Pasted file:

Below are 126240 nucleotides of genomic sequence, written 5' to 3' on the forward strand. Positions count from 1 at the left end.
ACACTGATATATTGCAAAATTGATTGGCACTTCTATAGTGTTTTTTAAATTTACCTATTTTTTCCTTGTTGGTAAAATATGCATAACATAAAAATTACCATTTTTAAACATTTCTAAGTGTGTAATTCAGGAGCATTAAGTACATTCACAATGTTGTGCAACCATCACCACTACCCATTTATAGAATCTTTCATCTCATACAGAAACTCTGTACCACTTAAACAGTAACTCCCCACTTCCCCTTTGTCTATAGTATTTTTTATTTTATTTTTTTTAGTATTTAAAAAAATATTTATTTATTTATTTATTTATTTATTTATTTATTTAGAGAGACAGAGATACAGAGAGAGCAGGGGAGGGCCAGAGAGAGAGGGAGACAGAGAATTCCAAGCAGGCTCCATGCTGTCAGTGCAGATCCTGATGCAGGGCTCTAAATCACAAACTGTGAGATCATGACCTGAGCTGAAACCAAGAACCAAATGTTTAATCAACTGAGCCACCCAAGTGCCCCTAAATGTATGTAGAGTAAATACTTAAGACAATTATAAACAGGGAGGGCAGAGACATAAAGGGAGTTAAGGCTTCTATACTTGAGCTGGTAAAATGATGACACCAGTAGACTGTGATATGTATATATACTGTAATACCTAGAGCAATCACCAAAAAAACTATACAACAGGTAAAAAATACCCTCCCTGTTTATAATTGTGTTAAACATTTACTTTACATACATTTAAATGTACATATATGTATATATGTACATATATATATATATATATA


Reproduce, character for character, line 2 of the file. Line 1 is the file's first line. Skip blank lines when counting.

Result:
ACACTGATATATTGCAAAATTGATTGGCACTTCTATAGTGTTTTTTAAATTTACCTATTTTTTCCTTGTTGGTAAAATATGCATAACATAAAAATTACCATTTTTAAACATTTCTAAGTGTGTAATTCAGGAGCATTAAGTACATTCACAATGTTGTGCAACCATCACCACTACCCATTTATAGAATCTTTCATCTCATACAGAAACTCTGTACCACTTAAACAGTAACTCCCCACTTCCCCTTTGTCTATAGTATTTTTTATTTTATTTTTTTTAGTATTTAAAAAAATATTTATTTATTTATTTATTTATTTATTTATTTATTTAGAGAGACAGAGATACAGAGAGAGCAGGGGAGGGCCAGAGAGAGAGGGAGACAGAGAATTCCAAGCAGGCTCCATGCTGTCAGTGCAGATCCTGATGCAGGGCTCTAAATCACAAACTGTGAGATCATGACCTGAGCTGAAACCAAGAACCAAATGTTTAATCAACTGAGCCACCCAAGTGCCCCTAAATGTATGTAGAGTAAATACTTAAGACAATTATAAACAGGGAGGGCAGAGACATAAAGGGAGTTAAGGCTTCTATACTTGAGCTGGTAAAATGATGACACCAGTAGACTGTGATATGTATATATACTGTAATACCTAGAGCAATCACCAAAAAAACTATACAACAGGTAAAAAATACCCTCCCTGTTTATAATTGTGTTAAACATTTACTTTACATACATTTAAATGTACATATATGTATATATGTACATATATATATATATATATA